7 Aug 2019
In the first of an occasional series entitled A Day In The Life, we talk to Nina Rawlings, who tells us about her role as a paralegal.Read more
When parents separate, a child is entitled to a relationship with both of his or her parents, and contact is vital in terms of the child’s successful, long-term emotional development. It follows then that contact should only be terminated in exceptional circumstances.
But sadly there are times when one parent will go to extreme lengths to prevent the other from having contact with their child(ren). Parental alienation, as it has come to be known, is a term that has been used with increasing frequency in the debate over child contact, following the separation of the child(ren)'s parents. It is, in effect, the phenomenon whereby one parent poisons their child against the other, the ultimate aim of which is to persuade the child to exclude, permanently, that parent from their life. However, It is important to note that there is still no universally accepted definition of the term.
The Children Act 1989 recognises this at Section 2A where there is a presumption that, unless the contrary is shown, the involvement of a parent in the life of the child concerned will further the child’s welfare.
"The termination of a child’s contact is always a last resort, and should only be considered when it is clear that it would not be in the child’s welfare interests to pursue it."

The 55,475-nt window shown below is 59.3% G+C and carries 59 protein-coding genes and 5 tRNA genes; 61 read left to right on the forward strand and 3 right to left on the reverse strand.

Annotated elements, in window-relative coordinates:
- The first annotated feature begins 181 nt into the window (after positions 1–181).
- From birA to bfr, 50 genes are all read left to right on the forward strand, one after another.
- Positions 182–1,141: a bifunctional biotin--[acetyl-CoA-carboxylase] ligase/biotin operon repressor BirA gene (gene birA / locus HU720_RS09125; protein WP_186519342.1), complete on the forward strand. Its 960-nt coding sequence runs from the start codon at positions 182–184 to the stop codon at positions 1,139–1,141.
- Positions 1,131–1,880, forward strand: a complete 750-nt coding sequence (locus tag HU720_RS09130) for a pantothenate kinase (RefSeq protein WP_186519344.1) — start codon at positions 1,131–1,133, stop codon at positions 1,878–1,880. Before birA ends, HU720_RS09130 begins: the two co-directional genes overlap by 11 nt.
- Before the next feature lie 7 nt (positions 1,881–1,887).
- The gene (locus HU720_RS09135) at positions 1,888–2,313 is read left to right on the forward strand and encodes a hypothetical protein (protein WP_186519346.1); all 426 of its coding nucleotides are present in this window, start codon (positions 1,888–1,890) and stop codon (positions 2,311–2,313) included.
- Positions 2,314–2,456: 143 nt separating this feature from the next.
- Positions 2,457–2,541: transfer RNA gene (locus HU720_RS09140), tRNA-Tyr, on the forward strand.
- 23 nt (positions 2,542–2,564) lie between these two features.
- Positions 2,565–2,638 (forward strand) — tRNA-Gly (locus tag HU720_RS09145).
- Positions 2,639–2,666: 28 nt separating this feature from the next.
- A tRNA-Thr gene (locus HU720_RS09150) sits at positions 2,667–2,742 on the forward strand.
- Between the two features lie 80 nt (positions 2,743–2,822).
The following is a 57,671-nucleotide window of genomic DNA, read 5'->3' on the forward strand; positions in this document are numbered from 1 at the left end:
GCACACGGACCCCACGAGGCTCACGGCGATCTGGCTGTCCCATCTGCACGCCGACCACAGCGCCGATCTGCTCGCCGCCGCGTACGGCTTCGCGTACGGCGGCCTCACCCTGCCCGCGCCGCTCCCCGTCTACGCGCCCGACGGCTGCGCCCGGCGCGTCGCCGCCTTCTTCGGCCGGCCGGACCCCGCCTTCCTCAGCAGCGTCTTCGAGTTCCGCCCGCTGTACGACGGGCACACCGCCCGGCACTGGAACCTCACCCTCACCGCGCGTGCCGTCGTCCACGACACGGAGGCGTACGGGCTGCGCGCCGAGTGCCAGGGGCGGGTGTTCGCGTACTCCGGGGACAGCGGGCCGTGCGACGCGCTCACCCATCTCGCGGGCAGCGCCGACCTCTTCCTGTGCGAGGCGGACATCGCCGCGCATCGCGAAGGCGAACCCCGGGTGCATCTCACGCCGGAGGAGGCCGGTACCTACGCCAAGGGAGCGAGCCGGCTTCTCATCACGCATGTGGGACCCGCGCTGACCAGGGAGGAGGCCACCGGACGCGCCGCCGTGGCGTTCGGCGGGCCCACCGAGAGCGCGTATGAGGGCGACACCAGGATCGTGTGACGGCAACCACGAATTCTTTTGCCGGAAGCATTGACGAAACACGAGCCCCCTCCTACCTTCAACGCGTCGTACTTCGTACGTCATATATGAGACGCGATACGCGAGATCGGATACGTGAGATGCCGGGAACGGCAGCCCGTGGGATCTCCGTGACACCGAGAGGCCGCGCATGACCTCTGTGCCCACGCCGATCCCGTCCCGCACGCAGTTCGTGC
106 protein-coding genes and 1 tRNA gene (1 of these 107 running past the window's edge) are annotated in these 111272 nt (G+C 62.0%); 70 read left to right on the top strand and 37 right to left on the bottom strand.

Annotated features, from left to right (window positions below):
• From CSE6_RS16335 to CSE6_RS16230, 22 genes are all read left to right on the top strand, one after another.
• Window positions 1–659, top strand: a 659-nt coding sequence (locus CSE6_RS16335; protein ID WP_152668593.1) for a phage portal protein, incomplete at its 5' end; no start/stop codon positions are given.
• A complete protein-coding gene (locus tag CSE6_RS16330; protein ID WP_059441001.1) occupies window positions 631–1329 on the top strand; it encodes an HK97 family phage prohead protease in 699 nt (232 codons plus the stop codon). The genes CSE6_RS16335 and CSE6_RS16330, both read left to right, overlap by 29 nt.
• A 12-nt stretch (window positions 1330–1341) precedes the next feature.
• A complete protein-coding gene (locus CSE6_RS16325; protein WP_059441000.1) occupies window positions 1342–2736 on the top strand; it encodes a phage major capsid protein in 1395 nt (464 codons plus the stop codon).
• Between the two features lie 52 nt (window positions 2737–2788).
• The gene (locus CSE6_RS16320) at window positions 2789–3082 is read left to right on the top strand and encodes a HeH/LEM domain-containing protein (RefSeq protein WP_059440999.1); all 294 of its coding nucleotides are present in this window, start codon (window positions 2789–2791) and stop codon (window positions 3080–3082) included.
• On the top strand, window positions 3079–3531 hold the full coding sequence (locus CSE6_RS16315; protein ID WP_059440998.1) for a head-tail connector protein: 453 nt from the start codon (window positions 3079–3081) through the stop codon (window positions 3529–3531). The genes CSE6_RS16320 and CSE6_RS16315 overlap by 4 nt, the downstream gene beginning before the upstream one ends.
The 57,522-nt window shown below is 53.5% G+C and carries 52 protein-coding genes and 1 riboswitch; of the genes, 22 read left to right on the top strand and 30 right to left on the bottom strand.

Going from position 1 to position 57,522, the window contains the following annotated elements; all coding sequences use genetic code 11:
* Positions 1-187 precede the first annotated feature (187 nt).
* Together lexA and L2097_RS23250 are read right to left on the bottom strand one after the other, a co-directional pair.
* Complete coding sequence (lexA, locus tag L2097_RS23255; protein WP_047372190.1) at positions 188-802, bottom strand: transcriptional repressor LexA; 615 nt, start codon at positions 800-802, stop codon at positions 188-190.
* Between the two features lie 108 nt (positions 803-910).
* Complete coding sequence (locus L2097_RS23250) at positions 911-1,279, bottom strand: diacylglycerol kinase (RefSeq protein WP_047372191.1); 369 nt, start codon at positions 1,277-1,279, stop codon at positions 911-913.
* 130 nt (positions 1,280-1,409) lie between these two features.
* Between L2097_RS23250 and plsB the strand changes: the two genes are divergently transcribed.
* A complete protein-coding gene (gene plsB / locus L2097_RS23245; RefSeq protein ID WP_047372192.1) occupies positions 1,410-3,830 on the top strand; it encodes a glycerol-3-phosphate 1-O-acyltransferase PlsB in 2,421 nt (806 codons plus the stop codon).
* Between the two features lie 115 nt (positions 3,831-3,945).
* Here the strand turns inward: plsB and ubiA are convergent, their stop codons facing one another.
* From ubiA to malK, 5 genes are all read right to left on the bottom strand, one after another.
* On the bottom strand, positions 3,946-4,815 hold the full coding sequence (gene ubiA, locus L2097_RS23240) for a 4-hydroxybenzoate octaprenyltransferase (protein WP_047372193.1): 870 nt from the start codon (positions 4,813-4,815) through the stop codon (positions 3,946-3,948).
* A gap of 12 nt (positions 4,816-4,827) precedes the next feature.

In situations where the parent who has the care of the child seeks to turn that child against the other parent, in order to prevent contact taking place. CAFCASS has introduced a High Conflict Pathway to try to manage such cases. It is worth noting what The Right Honourable Lord Justice McFarlane, President of the Family Division, said in his keynote address to the Families Need Fathers Conference in June 2018:
"From my experience as a first instance judge, albeit now more than seven years ago, I readily accept that in some cases a parent can, either deliberately or inadvertently, turn the mind of their child against the other parent so that the child holds a wholly negative view of that other parent where such a negative view cannot be justified by reason of any past behaviour or any aspect of the parent-child relationship. Further, where that state of affairs has come to pass, it is likely to be emotionally harmful for the child to grow up in circumstances which maintain an unjustified and wholly negative view of the absent parent. Page 6 of The Women’s Aid research describes accusations of parental alienation being used against women who raise concerns about domestic abuse, to the extent that allegations of abuse are “obscured by allegations of parental alienation against the non-abusive parent."
Let's take a look at the case of D (child – parental alienation) The court considered the CAFCASS Pathway and the typical behaviours exhibited in parental alienation, which include:
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